For most of the campaign preceding Wednesday’s election in the Netherlands, the attention of the media was focused on Geert Wilders, the platinum-pompadoured xenophobe whose Party for Freedom (PVV) at one point was above 30 per cent in the polls and even in the last polls before the election was predicted to get 20 to 25 per cent of the vote.
But in the election, which had the highest turnout – over 80 per cent – of any in the last 30 years, the PVV got only 13 per cent, three percentage points more than what it got five years ago. That was good enough for second place to Prime Minister Mark Rutte’s Peoples Party for Freedom and Democracy (VVD). And in the perfectly proportional Dutch system of representation, that gave it 20 of the 150 seats in the Tweede Kamer (Second Chamber), a gain of five. But it nevertheless was a tepid performance compared with expectations.
If the PVV’s performance was tepid, that of the Labor Party (PvdA) was catastrophic. Labor, which has long been one of the dominant parties in Dutch politics, obtained 25 per cent of the vote and 38 seats in the Tweede Kamer in 2012 and partnered with Rutte’s VVD in the governing coalition for the past five years. On Wednesday, its vote share dropped to 5.7 per cent and it lost 29 of its 38 seats.
The wholesale defection from Labor benefitted, above all, the Green Left (Groen Links), led by 30-year old Jesse Klaver, which quadrupled its vote from 2.3 per cent in 2012 to 8.9 per cent and got 14 seats, a gain of ten, drawing heavily on young people in and around Amsterdam. Labor’s collapse also benefitted the center-left Democrats 66, which did well in the university towns of Utrecht, Groningen, Leiden and Delft and increased its support from 8 per cent to 12 per cent and won 19 seats, a gain of seven. And it benefitted the Christian Democratic Appeal, which increased its support from 8.5 per cent to 12.5 per cent and won 19 seats, a gain of six. Several smaller parties – the Animal Rights Party (PvdD), the Pensioners Party (50-Plus), and two new ones, Think (Denk) and Forum of Democrats (FvD), also picked up additional seats.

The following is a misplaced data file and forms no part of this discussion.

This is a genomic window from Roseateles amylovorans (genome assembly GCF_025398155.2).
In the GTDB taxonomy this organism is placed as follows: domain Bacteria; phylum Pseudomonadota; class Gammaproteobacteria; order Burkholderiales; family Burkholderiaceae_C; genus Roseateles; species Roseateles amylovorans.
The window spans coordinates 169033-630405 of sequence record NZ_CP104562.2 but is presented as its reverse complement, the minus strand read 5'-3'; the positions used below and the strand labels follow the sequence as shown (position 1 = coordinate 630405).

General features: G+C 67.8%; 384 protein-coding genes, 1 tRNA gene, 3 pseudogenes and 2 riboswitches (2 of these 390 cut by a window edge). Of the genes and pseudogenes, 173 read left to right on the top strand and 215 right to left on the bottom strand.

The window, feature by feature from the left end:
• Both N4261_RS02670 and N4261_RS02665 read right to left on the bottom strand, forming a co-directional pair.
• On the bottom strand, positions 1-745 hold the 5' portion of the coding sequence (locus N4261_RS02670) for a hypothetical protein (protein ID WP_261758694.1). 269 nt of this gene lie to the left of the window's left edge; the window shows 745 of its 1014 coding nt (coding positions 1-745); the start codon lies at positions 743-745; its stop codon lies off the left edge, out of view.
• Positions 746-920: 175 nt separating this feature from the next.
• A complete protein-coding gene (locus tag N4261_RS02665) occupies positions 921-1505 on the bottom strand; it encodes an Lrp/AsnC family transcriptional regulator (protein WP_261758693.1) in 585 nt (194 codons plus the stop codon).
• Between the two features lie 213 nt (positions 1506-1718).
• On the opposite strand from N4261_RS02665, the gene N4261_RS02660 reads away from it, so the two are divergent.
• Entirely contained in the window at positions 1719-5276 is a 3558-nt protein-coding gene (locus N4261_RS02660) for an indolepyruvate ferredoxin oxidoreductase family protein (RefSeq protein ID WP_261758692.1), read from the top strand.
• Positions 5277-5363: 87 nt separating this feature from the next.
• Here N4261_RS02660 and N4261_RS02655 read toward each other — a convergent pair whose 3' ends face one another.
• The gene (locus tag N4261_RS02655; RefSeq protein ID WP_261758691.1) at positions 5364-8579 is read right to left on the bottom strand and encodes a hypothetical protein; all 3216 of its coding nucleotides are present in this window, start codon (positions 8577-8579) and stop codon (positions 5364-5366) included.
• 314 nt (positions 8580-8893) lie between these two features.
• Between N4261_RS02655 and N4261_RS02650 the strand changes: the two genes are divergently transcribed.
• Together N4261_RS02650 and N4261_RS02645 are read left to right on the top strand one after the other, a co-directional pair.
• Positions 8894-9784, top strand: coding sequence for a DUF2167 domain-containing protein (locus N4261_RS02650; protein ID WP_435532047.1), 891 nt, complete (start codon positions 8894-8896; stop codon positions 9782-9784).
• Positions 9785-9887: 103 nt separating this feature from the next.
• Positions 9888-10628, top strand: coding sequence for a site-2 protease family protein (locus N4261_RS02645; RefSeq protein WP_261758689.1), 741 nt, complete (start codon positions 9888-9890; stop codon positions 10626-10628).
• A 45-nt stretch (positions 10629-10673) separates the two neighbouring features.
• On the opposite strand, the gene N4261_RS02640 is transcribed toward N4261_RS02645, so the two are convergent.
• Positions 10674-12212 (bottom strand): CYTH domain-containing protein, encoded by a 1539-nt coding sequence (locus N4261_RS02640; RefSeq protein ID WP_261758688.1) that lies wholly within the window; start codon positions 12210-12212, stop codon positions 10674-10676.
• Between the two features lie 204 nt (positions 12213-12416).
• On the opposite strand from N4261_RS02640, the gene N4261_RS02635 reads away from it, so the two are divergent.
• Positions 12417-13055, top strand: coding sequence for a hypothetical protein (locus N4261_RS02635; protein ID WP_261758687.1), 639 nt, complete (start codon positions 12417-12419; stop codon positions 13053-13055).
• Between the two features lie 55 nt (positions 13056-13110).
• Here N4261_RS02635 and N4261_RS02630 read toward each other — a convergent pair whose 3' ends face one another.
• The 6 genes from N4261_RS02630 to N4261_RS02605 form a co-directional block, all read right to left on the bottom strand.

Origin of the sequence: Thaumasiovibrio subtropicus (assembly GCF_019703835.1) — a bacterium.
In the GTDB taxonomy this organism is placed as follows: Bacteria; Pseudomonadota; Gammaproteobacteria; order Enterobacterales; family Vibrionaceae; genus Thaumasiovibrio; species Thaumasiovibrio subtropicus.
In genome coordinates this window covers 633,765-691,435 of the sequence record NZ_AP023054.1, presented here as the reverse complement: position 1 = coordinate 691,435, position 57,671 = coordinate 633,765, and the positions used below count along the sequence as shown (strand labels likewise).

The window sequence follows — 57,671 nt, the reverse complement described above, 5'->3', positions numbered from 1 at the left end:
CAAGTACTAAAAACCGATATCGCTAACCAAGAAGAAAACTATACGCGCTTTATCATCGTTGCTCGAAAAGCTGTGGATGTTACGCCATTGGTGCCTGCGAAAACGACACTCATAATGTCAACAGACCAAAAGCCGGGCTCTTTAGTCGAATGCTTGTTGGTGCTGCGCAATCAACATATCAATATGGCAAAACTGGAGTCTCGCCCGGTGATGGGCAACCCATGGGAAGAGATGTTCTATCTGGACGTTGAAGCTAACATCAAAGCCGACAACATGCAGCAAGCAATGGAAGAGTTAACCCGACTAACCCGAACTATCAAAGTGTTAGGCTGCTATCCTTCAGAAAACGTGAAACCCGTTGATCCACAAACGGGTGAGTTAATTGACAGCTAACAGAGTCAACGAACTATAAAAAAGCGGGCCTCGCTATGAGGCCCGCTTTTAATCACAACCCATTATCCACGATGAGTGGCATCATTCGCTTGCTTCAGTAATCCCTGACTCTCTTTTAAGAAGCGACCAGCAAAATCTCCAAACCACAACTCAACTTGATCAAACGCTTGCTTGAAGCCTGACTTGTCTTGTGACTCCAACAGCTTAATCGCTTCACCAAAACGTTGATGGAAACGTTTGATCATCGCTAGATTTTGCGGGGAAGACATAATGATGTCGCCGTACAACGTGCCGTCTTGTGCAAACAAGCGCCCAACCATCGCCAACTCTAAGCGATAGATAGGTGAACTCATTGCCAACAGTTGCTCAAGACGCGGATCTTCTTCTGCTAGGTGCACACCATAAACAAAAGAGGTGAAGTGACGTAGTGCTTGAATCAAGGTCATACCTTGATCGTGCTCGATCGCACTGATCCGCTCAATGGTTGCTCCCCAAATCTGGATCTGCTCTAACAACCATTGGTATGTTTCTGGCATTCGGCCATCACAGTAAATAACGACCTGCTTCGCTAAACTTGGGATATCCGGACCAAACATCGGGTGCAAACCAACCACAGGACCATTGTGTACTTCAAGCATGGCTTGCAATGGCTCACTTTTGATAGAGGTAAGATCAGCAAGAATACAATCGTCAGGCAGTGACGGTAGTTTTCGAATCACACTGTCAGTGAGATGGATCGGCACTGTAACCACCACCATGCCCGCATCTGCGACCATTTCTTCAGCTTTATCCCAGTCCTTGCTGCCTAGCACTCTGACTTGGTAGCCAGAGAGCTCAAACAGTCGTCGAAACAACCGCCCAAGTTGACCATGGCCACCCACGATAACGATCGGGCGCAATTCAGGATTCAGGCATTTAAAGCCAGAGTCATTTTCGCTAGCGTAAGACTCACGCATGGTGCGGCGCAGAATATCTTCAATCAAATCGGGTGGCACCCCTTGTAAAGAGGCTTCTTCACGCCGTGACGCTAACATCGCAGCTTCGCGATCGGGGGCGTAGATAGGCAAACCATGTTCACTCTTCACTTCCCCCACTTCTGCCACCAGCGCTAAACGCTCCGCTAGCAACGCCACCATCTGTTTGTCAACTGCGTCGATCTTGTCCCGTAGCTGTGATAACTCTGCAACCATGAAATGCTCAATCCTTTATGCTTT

But the big winner Wednesday, despite the fact that the VVD’s vote dropped from 26.5 per cent to 21.3 per cent and it lost 8 of its 41 seats, was Prime Minister Rutte. And a big reason he was the big winner was the way he responded in the days immediately prior to the election to the insults of Recep Tayyip Erdogan, the authoritarian president of Turkey, in a war of words after the Dutch government blocked Turkey’s effort to send ministers to the Netherlands to campaign for votes in Turkey’s April 16 constitutional referendum.
The referendum will ask Turkish voters to approve a series of institutional changes that would greatly weaken the Turkish parliament and greatly increase the already-extensive powers of the president. While some polls in Turkey indicate the changes will be approved by voters, a number of polls in recent weeks have indicated voters may reject the changes, prompting the Turkish government to launch a campaign to mobilize support among Turkish citizens in Europe who are eligible to vote in the referendum. An estimated 400,000 Turks live in the Netherlands and many of them are eligible to vote in the referendum.
Five days before the election, the Dutch government denied permission to land to a plane bringing Mevlut Cavusoglu, Turkey’s foreign minister, to speak at a rally in Rotterdam, prompting the minister to threaten the Dutch with sanctions. Soon thereafter, Fatma Betul Sayan Kaya, Turkey’s Minister of Family and Social Policy, was prevented from entering the Turkish consulate in Rotterdam and escorted to the German border. Erdogan responded by speaking of “Nazi remnants” and “fascists” and accused the Dutch U.N. peacekeepers at Srebrenica in July 1995 of murdering 8,000 Bosnian Muslims.
Rutte spoke out forcefully in response. Regarding Erdogan’s comments about “Nazi remnants” and “fascism,” he said, “When something happens like last Saturday, we have to take a stance, we have to draw a line and say this is unacceptable.” And after Erdogan’s comment about Srebrenica, he said, “I have to say that the President of Turkey today is in (an) increasingly hysterical way talking about the Netherlands. He has now made a historical and unwise remark about Srebrenica which is totally off the mark and which is totally untrue,”
The big winner in Wednesday’s election was Mark Rutte and his VVD. He and his party can thank the Dutch voters – and also President Erdogan, who unwittingly contributed to his victory.
David R. Cameron is a professor of political science and director of the Program in European Union Studies at the MacMillan Center at Yale.